Killingly Town Hall
|• Town manager||Mary Calorio|
|• Council chairman||Jason W. Anderson (thru December 2021)|
|• Total||50.0 sq mi (129.5 km2)|
|• Land||48.5 sq mi (125.7 km2)|
|• Water||1.5 sq mi (3.8 km2)|
|Elevation||449 ft (137 m)|
|• Density||354/sq mi (133/km2)|
|Time zone||UTC-5 (Eastern)|
|• Summer (DST)||UTC-4 (Eastern)|
06239, 06241, 06243
|GNIS feature ID||0213447|
|US Decennial Census|
Killingly is a town in Windham County, Connecticut, United States. The population was 17,370 at the 2010 census. It consists of the borough of Danielson and the villages of Attawaugan, Ballouville, Dayville, East Killingly, Rogers, and South Killingly.
In 1653, the second John Winthrop, son of Massachusetts Bay Colony's founding governor, obtained a grant of land formerly held by the Quinebaug Indian tribe and known as the Quinebaug (Long Pond) Country. The name Quinebaug comes from the southern New England Native American term, spelled variously Qunnubbâgge, Quinibauge, etc., meaning "long pond", from qunni-, "long", and -paug, "pond".
The area in that grant, which is now occupied by Killingly, was first settled by English colonists in 1700. It was first called "Aspinock", a word which may have come from the combination of the native term "aucks" or "ock" (the place of/where) and the name of the English settler, Lieutenant Aspinwall. When the town was incorporated in May 1708, Colony Governor Saltonstall was asked to suggest a name. Saltonstall's ancestral manorial possessions lay in Killanslie and Pontefract, Yorkshire, hence he suggested “Kellingly” (the spelling was later altered).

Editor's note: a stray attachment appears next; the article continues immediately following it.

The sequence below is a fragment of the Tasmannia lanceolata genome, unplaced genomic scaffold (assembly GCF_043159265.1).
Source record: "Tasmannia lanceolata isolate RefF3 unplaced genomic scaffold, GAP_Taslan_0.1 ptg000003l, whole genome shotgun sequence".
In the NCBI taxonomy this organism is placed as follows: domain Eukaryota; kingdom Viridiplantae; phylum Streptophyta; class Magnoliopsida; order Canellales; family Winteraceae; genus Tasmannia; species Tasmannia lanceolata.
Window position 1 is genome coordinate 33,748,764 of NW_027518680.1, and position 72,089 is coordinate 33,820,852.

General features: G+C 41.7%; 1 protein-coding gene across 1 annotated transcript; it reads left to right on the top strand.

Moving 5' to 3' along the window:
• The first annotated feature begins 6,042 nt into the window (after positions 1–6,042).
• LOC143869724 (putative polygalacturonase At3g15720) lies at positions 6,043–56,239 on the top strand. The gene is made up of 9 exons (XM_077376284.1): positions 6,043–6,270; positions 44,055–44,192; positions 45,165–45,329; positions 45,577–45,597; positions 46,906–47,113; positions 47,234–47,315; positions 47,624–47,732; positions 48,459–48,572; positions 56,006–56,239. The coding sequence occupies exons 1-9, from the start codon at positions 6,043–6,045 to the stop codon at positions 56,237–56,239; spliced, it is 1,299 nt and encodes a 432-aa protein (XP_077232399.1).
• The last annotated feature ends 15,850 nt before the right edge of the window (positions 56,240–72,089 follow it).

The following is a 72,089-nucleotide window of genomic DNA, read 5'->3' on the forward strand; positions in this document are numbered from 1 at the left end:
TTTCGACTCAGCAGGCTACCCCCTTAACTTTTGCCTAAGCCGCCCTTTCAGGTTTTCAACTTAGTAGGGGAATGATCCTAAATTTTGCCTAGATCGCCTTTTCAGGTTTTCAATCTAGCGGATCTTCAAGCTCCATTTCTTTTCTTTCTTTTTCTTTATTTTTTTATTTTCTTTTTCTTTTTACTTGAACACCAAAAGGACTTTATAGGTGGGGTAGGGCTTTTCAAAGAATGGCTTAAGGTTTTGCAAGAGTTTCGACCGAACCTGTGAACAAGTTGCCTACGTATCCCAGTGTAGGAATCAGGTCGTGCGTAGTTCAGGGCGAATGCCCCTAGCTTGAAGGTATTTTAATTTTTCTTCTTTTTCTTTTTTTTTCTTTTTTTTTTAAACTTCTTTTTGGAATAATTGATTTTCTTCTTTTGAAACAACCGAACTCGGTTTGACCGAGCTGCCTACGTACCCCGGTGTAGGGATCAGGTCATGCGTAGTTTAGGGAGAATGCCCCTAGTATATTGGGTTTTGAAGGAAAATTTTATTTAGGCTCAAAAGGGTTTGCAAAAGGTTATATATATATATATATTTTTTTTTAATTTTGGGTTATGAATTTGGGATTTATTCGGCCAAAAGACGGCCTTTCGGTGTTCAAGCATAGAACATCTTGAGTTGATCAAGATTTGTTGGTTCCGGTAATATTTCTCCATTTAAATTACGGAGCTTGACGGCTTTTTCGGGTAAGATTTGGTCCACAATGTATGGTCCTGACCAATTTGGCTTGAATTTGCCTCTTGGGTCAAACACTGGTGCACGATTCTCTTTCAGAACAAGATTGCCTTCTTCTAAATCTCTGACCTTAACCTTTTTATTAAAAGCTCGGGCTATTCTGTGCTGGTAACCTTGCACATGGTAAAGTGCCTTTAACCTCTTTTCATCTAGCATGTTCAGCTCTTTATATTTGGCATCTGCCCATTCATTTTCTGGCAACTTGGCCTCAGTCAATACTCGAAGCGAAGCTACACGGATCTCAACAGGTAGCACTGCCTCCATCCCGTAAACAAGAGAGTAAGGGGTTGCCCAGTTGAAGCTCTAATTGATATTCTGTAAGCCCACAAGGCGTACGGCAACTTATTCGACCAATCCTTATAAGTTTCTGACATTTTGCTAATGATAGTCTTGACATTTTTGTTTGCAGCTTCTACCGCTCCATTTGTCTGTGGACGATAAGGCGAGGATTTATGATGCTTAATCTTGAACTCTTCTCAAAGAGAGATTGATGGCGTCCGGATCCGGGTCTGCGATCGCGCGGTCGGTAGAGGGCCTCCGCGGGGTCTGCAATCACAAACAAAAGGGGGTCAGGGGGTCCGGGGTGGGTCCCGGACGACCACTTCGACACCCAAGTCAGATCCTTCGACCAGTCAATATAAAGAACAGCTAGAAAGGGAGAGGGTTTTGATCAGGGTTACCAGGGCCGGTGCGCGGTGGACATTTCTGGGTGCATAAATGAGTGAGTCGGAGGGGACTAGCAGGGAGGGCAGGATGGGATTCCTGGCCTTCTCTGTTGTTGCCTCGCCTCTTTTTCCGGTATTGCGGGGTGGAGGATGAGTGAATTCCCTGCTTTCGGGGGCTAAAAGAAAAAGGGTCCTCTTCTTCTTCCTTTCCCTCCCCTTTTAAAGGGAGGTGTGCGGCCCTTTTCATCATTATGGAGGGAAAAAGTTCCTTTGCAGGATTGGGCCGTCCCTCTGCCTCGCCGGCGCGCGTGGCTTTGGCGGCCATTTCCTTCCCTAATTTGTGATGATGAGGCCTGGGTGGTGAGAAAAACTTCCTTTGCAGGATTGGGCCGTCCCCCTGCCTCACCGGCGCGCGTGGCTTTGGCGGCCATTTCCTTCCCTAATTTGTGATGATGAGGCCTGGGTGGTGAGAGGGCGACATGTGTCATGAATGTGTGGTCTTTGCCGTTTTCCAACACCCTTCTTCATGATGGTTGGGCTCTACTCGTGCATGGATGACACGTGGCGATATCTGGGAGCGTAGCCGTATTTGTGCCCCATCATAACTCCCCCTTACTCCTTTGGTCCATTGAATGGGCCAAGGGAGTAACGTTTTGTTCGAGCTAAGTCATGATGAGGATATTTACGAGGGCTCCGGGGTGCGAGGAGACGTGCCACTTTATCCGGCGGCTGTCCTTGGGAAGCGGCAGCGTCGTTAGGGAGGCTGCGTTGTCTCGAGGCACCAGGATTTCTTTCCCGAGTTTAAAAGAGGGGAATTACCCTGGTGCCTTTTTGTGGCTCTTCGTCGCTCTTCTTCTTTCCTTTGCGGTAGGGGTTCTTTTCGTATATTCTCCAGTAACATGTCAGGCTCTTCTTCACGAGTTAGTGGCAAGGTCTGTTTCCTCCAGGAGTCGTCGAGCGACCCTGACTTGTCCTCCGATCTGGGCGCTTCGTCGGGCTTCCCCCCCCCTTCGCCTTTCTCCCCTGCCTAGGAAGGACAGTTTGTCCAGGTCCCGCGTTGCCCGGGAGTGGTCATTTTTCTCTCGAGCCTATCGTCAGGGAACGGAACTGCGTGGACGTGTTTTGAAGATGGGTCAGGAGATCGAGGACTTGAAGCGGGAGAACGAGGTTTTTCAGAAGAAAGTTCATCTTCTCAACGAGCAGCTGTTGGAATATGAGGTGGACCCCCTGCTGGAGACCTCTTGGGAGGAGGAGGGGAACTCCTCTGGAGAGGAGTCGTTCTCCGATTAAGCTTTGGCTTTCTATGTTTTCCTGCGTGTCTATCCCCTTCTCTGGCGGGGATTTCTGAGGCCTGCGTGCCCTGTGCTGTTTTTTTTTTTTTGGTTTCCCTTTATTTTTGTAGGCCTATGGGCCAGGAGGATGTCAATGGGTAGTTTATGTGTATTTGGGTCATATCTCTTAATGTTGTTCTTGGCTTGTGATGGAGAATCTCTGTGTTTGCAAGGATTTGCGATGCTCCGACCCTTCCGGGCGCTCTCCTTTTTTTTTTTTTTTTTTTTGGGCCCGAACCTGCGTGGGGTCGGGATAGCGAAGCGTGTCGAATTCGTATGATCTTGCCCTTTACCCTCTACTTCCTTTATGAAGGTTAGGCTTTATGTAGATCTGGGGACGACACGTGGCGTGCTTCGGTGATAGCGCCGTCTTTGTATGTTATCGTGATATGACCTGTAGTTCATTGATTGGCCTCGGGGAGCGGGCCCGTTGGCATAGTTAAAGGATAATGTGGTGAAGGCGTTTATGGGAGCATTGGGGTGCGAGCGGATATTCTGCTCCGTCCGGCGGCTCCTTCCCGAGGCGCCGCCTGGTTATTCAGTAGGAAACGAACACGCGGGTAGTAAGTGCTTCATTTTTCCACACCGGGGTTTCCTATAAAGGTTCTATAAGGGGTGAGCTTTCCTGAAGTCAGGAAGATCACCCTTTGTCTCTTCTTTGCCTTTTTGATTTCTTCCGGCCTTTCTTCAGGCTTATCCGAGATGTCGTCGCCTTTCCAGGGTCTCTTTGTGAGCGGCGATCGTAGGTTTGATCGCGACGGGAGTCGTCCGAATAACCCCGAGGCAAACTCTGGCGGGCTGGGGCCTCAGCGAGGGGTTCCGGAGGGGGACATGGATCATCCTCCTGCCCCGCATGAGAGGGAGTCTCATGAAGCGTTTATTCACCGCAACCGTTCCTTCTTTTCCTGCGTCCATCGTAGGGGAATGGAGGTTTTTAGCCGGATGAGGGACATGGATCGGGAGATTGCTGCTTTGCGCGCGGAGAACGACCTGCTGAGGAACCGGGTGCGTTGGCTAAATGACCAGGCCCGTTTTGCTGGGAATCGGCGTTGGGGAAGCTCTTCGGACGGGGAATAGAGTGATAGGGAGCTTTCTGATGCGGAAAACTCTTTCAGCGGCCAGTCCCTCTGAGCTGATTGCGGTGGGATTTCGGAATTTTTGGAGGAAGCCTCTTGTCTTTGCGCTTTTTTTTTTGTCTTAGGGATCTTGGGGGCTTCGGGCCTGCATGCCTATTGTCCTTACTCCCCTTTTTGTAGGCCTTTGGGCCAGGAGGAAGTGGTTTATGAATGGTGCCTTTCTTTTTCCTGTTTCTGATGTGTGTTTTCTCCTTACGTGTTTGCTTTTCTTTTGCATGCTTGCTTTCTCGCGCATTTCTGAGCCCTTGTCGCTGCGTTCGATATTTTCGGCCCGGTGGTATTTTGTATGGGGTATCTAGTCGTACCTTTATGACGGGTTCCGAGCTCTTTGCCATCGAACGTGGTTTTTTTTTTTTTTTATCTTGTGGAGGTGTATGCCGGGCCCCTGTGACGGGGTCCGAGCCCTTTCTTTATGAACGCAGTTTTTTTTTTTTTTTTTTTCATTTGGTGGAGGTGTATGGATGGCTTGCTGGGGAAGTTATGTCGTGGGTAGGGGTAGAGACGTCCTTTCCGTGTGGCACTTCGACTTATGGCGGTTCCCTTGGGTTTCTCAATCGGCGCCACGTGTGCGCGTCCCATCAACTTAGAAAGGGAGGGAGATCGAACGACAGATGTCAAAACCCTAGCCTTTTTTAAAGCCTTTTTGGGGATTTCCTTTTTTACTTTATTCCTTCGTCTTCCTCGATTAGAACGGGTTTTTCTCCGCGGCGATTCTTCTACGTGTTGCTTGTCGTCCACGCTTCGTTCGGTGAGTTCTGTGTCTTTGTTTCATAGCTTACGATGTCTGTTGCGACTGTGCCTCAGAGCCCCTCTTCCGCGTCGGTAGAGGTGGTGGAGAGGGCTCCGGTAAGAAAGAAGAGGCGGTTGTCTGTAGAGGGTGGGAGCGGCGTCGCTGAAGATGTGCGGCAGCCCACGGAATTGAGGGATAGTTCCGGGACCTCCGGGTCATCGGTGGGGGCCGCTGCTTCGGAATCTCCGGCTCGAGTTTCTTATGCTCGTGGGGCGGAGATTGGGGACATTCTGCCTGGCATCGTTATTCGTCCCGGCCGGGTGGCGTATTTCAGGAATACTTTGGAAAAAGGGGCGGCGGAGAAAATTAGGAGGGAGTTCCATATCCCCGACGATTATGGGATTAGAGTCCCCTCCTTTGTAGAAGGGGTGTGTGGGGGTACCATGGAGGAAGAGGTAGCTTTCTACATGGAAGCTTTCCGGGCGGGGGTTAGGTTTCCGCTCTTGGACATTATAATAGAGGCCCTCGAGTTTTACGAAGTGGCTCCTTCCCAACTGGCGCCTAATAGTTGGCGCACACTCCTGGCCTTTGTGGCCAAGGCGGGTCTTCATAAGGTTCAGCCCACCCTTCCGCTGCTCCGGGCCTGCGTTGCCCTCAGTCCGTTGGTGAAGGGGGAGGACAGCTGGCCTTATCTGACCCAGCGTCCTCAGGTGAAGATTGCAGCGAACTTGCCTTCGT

During the 1830s, Killingly was the state's largest producer of cotton goods, manufacturing textiles in mills from cotton shipped from the Deep South. Thus it participated indirectly in the slave economy. By the 1930s, it was an important producer of window curtains.
According to the United States Census Bureau, the town has a total area of 50.0 square miles (129 km2), of which, 48.5 square miles (126 km2) of it is land and 1.5 square miles (3.9 km2) of it (2.94%) is water.
- Chestnut Hill
- Danielson (borough)
- East Killingly
- Killingly Center
- South Killingly
On the National Register of Historic Places
- Broad Street – Davis Park Historic District — Roughly along Broad Street, from Dorrance Street to Winter Street (added 1998)
- Daniel's Village Archeological Site (added 1978)
- Danielson Main Street Historic District — Main Street from Water Street to Spring Street (added 1992), featuring Colonial Revival and Italianate architectural styles.
- Dayville Historic District — Main and Pleasant Streets (added 1988)
- Elliottville Lower Mill — Peep Toad Road (added 1982)
- Old Killingly High School — 185 Broad Street (added 1992)
- Temple Beth Israel (Danielson, Connecticut) — 39 Killingly Drive (added 2003)
As of the 2010 United States Census, there were 17,370 people, 6,749 households, and 4,528 families in the town. The population density was 358.1/square mile (137.9/km2). There were 7,592 housing units at an average density of 156.5/square mile (60.3/km2). The racial makeup of the town was 93.1% White, 1.5% African American, 0.4% Native American, 1.8% Asian, 0.7% from other races, and 2.4% from two or more races. Hispanic or Latino of any race were 3.0% of the population.
The borough of Danielson and the town of Killingly contain a small Laotian community. Both are on the nation's list of top 50 cities with the highest percentage of citizens claiming Laotian ancestry.